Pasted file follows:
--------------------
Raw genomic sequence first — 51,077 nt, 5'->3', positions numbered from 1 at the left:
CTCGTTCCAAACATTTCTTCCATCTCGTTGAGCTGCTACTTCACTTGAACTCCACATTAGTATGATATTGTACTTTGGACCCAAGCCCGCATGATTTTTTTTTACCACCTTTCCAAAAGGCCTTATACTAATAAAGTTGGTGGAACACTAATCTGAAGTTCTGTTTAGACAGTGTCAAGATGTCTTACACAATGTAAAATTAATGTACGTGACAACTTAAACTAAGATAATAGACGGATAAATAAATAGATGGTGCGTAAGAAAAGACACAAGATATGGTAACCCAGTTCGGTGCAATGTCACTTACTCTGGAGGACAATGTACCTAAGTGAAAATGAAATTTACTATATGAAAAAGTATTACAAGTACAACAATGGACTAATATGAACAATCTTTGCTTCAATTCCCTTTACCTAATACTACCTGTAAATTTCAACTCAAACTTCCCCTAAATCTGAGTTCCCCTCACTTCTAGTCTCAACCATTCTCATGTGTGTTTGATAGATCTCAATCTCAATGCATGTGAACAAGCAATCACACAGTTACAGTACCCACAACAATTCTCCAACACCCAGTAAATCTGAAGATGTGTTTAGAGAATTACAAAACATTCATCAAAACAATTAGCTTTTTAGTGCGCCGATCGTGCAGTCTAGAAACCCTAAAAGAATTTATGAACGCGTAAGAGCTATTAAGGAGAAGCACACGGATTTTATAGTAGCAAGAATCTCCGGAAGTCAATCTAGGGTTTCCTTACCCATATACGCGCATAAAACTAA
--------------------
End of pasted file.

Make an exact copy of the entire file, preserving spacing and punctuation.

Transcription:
Raw genomic sequence first — 51,077 nt, 5'->3', positions numbered from 1 at the left:
CTCGTTCCAAACATTTCTTCCATCTCGTTGAGCTGCTACTTCACTTGAACTCCACATTAGTATGATATTGTACTTTGGACCCAAGCCCGCATGATTTTTTTTTACCACCTTTCCAAAAGGCCTTATACTAATAAAGTTGGTGGAACACTAATCTGAAGTTCTGTTTAGACAGTGTCAAGATGTCTTACACAATGTAAAATTAATGTACGTGACAACTTAAACTAAGATAATAGACGGATAAATAAATAGATGGTGCGTAAGAAAAGACACAAGATATGGTAACCCAGTTCGGTGCAATGTCACTTACTCTGGAGGACAATGTACCTAAGTGAAAATGAAATTTACTATATGAAAAAGTATTACAAGTACAACAATGGACTAATATGAACAATCTTTGCTTCAATTCCCTTTACCTAATACTACCTGTAAATTTCAACTCAAACTTCCCCTAAATCTGAGTTCCCCTCACTTCTAGTCTCAACCATTCTCATGTGTGTTTGATAGATCTCAATCTCAATGCATGTGAACAAGCAATCACACAGTTACAGTACCCACAACAATTCTCCAACACCCAGTAAATCTGAAGATGTGTTTAGAGAATTACAAAACATTCATCAAAACAATTAGCTTTTTAGTGCGCCGATCGTGCAGTCTAGAAACCCTAAAAGAATTTATGAACGCGTAAGAGCTATTAAGGAGAAGCACACGGATTTTATAGTAGCAAGAATCTCCGGAAGTCAATCTAGGGTTTCCTTACCCATATACGCGCATAAAACTAA